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Best Practices Guide for First Time Steel Building Buyers
Every day, I get to begin construction projects with builders across the country. It’s just an exciting prospect to listen to enthusiastic do-it-yourselfers and construction professionals who are on the verge of adding a new workshop, agricultural or commercial building to their property. For some, including many first time builders I’ve spoken to, a building project can be incredibly daunting. I can understand the apprehension of a construction project, especially one where you get to manage some of the finer details. Armed with a little knowledge, you can be sure to make your steel building project a success.
A little bit of homework goes a long way
Pre-engineered steel building systems are complete, integrated set of mutually dependent components and assemblies that form a building, including primary and secondary framing, covering and accessories. They are engineered for your exact area and building specifications. In order for engineers to accomplish this task, they must know those numbers, as well as your building address. This can be solved by a simple phone call to your local building authority. Knowledge of all your own personal zoning by-laws, rules and regulations of your homeowner’s association, or permit requirements can help make the process smooth throughout, as well as gain an accurate quote.
Purchase from a steel building manufacturer
The best practice – which equates to getting the highest quality structure for your money – is to buy from a steel building manufacturer. You might assume that every company that sells steel buildings are manufacturers, when in fact, this isn’t the case. A manufacturer actually fabricates its own product. They’ll also be able to design and engineer their own product without involving a middleman. A steel building broker is essentially a middleman between you, the potential builder, and a steel building manufacturer. A broker will shop your building design around to manufacturers and then buy it from the highest bidder, while paying little attention to quality. Many times, they’ll buy the cheapest building, regardless of who makes it, mark it up, and pass the engineering and design to others. Brokers are often times only in the business of outsourcing and finding the cheapest price to maximize their own profits. Purchasing from a broker could open you up to cost increases, or worse, a cheap building that doesn’t last.
What can you afford? As a whole, pre-engineering steel building projects are usually half the cost of building projects that utilize traditional construction materials, such as wood or brick. Steel buildings can also be erected in days or weeks, not months like those wood applications. Plus, since steel buildings are made of the most durable construction material on the planet, you don’t have to break the bank right off the bat. Rafters, roof panels and support beams don’t require a replacement every few years on a steel building because they are constructed to last. Wood is biologically predisposed to decay. Steel will last for generations. While a steel building might require a great initial investment, you’ll likely spend more money over the structure’s lifetime if you choose to build a wood pole barn.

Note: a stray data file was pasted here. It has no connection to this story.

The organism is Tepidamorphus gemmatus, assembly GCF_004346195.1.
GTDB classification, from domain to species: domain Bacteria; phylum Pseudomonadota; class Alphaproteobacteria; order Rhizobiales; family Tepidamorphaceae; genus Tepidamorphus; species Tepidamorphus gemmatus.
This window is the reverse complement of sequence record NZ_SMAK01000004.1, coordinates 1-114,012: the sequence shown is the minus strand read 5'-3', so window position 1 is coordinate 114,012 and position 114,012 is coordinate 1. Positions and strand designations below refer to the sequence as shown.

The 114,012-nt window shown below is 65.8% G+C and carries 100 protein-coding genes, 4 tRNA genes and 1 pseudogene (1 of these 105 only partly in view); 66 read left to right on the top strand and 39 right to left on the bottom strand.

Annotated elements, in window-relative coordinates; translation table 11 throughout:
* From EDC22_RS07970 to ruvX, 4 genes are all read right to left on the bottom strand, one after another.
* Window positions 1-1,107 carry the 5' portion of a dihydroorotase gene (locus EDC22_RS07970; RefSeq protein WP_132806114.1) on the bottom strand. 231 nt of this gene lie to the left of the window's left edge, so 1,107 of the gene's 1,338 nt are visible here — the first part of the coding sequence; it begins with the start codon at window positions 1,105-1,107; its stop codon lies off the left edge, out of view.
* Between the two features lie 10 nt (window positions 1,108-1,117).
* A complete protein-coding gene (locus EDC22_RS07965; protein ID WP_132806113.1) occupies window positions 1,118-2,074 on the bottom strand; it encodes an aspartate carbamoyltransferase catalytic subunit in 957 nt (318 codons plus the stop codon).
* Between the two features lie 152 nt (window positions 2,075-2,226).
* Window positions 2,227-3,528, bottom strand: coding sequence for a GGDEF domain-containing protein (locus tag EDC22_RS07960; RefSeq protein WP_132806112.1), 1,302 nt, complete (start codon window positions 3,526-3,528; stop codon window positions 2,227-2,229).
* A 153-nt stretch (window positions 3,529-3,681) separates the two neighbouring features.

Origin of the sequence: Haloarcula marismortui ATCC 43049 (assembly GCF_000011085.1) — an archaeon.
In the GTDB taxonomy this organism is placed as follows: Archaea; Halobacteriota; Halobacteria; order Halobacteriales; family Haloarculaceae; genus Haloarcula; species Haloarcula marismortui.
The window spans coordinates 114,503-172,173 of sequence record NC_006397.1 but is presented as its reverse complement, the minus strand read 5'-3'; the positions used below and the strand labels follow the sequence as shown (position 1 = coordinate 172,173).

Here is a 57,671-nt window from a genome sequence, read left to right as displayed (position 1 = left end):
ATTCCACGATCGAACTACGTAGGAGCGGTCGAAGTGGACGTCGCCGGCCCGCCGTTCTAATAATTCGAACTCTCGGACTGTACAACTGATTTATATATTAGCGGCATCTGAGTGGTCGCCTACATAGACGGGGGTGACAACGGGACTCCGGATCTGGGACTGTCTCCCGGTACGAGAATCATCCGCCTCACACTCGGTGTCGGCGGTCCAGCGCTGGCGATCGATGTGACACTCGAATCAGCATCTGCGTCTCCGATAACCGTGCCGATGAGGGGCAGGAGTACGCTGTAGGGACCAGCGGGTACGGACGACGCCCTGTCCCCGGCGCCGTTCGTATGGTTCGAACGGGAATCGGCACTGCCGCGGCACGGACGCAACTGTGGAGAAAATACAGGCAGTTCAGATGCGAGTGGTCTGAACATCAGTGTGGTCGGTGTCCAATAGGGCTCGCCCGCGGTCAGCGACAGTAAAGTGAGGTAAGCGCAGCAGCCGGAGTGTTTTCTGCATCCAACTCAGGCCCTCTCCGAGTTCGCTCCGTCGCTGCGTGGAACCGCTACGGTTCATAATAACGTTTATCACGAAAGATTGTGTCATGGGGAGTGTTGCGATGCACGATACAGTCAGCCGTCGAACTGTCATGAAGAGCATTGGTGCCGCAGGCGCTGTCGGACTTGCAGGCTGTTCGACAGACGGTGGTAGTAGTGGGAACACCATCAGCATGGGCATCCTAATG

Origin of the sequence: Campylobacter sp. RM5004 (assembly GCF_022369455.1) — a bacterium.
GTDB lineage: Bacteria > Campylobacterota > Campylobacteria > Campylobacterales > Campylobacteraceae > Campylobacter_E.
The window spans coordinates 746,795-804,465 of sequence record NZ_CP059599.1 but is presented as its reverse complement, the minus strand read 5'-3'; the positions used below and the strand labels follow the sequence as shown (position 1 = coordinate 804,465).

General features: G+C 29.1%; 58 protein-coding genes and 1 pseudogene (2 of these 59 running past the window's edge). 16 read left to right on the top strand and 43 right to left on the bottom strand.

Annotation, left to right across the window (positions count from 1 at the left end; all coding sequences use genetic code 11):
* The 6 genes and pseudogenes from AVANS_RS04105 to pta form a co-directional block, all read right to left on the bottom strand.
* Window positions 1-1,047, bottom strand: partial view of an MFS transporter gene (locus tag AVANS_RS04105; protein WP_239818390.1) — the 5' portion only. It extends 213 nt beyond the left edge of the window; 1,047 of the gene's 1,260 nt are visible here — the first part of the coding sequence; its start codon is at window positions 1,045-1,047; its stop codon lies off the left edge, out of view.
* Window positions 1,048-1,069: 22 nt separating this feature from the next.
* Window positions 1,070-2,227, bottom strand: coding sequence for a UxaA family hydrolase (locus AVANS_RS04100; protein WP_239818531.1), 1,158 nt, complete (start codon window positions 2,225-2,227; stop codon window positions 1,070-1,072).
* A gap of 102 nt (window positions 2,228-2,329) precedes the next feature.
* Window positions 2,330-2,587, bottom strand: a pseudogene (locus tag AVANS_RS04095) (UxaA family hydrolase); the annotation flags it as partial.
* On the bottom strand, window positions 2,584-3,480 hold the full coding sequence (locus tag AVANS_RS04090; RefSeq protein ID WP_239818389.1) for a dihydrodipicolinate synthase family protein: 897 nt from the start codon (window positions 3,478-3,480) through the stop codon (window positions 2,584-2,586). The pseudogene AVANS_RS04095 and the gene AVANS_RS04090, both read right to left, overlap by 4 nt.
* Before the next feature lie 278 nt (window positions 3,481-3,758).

Choose your own accessories
Steel building accessories give each building a custom look and function. Accessories are defined by Armstrong as products that are not included as part of the basic steel building system. Accessories commonly include components such as doors, windows, canopies, vents, gutters, downspouts, skylights, cupolas and more. If you can take advantage of the Direct Buy process, you’ll get to choose your own accessories for your steel building purchase. Why is this significant? By choosing your own accessories, you ensure your project stays within your budget. You’ll have access to Armstrong’s Direct Pricing Catalog and receive special pricing not only for steel, but on those building components too.
Prepare your job site
Erecting your pre-engineered steel building can be done in as little as a few days or weeks, but you’ll need to take care of a few tasks while you wait for it to arrive. Before you can erect your building, you need to prepare your job site. That usually starts with land grading and a foundation. The best time to lay your foundation is during a warm season. You can lay a foundation during the winter, but your risk of making a mistake increases. Your cement could freeze before the curing process is finished, which could crack your foundation due to frost heaving. Your foundation is what you’re pre-engineered steel building rests on, and if your foundation is compromised, your pre-engineered steel building won’t stand much of a chance.
Did you get the proper permits? If you didn’t, you might not be able to erect your building on the site you planned. It might not be possible to change locations for your pre-engineered steel building because it’s designed specifically for your area. Designers take wind loads, snow loads and seismic activity into consideration, and you may not meet the proper requirements to erect on a different site. Once your foundation is laid and you have all of the proper paperwork signed, you’ll schedule your delivery. A set of directions will come with your pre-engineered steel building and they’re vital to a successful steel building project. Don’t forget about site planning, survey and making sure your site is accessible for delivery trucks. Be sure to have a forklift on site to unload your building too!
We’d love to hear from other builders! What would you consider a best practice? Start the conversation below!
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